On a $349,000 purchase you can simply bump up the rate a little and have us (or any lender really) give you a rebate towards closing costs. If today’s 30 year FHA rate is 4.0% (this is not a rate quote, rates change every day) it would be as easy as taking a 4.25% rate and getting as much as 1% of a lender rebate to pay for all your closing costs.
In this scenario the buyer’s payment only went up by $48 but they got a $3,490 lender credit to cover closing costs and their offer was accepted! In all reality who can argue with a 4.25% rate anyways, especially if it saved $3,500 up front which, if you didn’t have saved for closing, you may not have been able to have your offer accepted anyways.
The same idea can work with pretty much any loan. Putting down 10% and going conventional? It may be possible to make this work too, rather than asking for a seller credit on a property you know will have multiple offers.
This is how we do it… Get you financed but also get you the home you want instead of someone else having their offer accepted. If you have more than enough for down payment and closing costs this is not really necessary, or advisable, but for those that don’t this is another tool to get your offer noticed and increase the likelihood of being accepted.
Sincerely (your outside the box lender),
Yep, that is right. The city of Lincoln, Ca is still eligible for 100% USDA financing.
Over the last two years USDA was supposed to change their eligible areas based on the 2010 US Census but the date of the new map’s going into effect keeps getting pushed back. The most recent date for the change was Jan 16th, 2014 (it was also slated to change in October 2013, March 2013, and October 2012)…
What does this mean?
Well, it means if you want to buy in Lincoln, or any other city/area that will no longer be USDA-eligible once the new maps go into effect (Auburn being one of them), you now have until (at least) October 1st, 2014 to get into contract and have your lender get the application over to USDA.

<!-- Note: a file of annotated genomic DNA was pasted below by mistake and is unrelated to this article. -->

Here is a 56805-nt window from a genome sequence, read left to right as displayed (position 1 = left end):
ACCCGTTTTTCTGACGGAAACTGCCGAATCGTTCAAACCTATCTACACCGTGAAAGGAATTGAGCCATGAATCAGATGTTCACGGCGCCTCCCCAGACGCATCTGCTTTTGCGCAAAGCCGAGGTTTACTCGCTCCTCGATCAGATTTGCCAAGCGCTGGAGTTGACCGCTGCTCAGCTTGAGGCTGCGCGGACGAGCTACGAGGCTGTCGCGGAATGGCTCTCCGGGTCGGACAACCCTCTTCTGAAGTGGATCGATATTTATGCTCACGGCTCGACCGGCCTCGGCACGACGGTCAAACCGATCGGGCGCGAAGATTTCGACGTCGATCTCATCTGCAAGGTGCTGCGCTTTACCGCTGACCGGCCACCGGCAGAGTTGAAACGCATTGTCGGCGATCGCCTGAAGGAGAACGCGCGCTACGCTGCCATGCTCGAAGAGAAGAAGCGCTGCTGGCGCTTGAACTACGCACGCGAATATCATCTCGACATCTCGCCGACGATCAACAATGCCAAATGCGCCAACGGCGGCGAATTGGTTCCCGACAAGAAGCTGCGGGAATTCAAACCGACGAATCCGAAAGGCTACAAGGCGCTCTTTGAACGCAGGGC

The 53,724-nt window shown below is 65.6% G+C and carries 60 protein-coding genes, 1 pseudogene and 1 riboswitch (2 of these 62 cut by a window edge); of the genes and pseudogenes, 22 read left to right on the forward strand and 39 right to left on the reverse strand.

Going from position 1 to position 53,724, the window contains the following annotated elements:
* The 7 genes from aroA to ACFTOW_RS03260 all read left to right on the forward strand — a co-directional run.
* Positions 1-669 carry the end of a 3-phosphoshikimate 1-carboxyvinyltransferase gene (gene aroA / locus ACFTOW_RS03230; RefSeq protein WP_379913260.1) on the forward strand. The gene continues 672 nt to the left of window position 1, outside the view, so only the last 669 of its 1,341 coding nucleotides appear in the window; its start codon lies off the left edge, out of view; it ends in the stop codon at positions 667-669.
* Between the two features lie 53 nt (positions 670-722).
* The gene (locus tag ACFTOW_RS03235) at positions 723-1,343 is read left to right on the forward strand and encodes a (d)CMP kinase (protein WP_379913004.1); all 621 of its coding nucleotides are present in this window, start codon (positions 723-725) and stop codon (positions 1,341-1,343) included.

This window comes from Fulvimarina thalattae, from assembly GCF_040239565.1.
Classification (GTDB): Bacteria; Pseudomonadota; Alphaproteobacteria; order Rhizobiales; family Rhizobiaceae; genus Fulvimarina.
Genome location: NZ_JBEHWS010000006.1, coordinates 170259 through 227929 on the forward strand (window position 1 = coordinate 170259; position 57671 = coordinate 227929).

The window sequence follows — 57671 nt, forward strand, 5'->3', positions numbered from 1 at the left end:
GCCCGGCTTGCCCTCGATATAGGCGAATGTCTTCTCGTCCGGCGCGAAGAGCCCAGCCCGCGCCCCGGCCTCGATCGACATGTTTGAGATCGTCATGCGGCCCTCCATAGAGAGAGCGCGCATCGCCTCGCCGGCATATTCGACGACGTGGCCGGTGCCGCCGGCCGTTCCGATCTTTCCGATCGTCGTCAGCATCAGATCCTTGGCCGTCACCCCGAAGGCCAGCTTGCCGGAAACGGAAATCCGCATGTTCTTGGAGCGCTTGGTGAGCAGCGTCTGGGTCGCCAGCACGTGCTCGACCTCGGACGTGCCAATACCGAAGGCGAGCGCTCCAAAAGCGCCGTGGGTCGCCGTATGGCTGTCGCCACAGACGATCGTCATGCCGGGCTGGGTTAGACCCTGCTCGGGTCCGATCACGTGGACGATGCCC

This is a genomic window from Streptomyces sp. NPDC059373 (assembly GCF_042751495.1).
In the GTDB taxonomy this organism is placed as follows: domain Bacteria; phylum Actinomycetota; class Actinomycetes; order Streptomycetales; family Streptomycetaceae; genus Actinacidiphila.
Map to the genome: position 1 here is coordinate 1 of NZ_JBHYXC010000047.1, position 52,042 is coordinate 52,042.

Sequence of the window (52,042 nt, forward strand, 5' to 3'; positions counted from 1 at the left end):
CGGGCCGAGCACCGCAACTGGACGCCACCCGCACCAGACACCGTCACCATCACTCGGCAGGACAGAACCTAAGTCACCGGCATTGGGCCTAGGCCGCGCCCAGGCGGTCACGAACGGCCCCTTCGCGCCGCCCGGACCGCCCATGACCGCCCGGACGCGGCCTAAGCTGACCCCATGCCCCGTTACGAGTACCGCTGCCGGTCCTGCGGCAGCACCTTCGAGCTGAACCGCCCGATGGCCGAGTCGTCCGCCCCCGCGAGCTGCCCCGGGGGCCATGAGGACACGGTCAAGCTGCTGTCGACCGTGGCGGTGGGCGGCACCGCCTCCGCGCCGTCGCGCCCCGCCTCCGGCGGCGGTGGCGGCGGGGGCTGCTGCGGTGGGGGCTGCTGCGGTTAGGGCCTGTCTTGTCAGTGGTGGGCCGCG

For the map of eligible areas plug your subject address into this link on the USDA website and it will tell you if it is eligible or not (Lincoln, CA is 100% eligible as of the search I did today).
USDA Eligibility Map Lookup
If you would like to lookup what the future map looks like, whether it changes on October 1st, 2014 or if they push it back again, it is right here…
USDA Future Eligible Area Map Lookup
If you would like any assistance or would like to get prequalified for a USDA loan please give me a call. In my opinion it is one of the best loans out there, if you want to buy in a USDA-eligible area of course. 100% financing is allowed, it is government-backed so rates are on the lower-end (similar to FHA and VA in most cases), but it does not have the huge UFMIP and annual Mortgage Insurance premiums like FHA does (that makes FHA such an expensive loan in comparison to most other loans these days).
Lets say you are looking in the Northern part of Rocklin but can’t find anything in that your price-range or down payment availability will allow you to qualify for. 12 Bridges is right there and you may be able to (subject to minimum income/asset/credit requirements) buy with a lower down payment, or even none at all.
Senior Mortgage Consultant – 18 Years Experience
This program, administered by the SHRA, only applies to those in the city and unincorporated portions of Sacramento County (so not available in Citrus Heights, Elk Grove, Galt, Folsom, Rancho Cordova or Isleton) but it is a great deal for those that qualify in buying a home…
The CalHome Mortgage Assistance Program is a down payment assistance (DPA) program for low-moderate income buyers. The DPA equals a whopping 20% of the purchase price, up to $40,000!
The maximum purchase price is currently $199,000 and here are the income limits:
Please contact me if you have any questions about this fantastic program.
If you have heard about the coming expiration of temporary higher loan limits for FHA, VA, Fannie Mae, and Freddie Mac mortgages put into place in 2008 as an attempt to not let the housing market in higher priced areas fall off a cliff, you may have heard reports of doom and gloom for the housing market. There have been numerous and varied contentions about the future state of the mortgage market once loan limits drop from the current maximum of $729,750 to $625,500.